Deoxyribosenucleoside vs. Deoxyribosenucleotide
Posted 22 December 2010 - 01:14 PM
I just started at an internship at NCI, and I'm having trouble finding a definite answer for what dNTP stands for.
I know that they are free nucleotides and are used by the Taq enzyme to synthesize new DNA during PCR, but I'm still confused by the acronym. I've read that dNTP to stands for deoxyribosenucleoside, but at the same time, many of the books and journals I am studying refer to dNTPs in PCR as deoxyribosenucleotides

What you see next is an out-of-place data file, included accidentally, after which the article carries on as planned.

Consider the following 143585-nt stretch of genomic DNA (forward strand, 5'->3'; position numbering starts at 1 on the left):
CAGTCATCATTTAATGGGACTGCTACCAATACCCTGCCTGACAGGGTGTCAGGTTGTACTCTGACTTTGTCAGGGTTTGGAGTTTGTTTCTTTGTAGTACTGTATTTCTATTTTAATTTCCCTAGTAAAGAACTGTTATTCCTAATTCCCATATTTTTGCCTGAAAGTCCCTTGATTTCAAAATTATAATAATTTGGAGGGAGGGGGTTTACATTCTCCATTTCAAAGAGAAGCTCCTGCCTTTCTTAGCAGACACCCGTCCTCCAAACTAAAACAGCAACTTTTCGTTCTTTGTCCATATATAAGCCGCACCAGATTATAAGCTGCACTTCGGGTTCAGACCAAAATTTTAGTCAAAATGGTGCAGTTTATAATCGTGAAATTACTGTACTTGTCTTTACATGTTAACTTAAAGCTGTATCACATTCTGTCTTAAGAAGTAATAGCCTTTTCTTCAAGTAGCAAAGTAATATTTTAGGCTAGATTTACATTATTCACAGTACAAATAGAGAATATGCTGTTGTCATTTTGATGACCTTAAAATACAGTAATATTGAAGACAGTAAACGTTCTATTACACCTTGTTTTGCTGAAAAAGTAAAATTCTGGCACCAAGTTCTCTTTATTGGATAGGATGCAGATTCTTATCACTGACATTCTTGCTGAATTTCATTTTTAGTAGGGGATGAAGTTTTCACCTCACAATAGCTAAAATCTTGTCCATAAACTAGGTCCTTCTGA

Can anybody tell me which one is correct and why?
Posted 22 December 2010 - 06:24 PM
Posted 24 December 2010 - 09:30 AM
Nucleosides are only 5 carbon sugar + base
Nucleotide is sugar + base + phosphate.
Thus, the correct terminology is deoxyribonucleotide.
If you want to be specific and write out the triphosphate, then it is correct to say nucleoside triphosphate. If you use nucleotide, you'd be implying phosphate twice. It's kinda like saying ATM machine (Automated teller machine machine).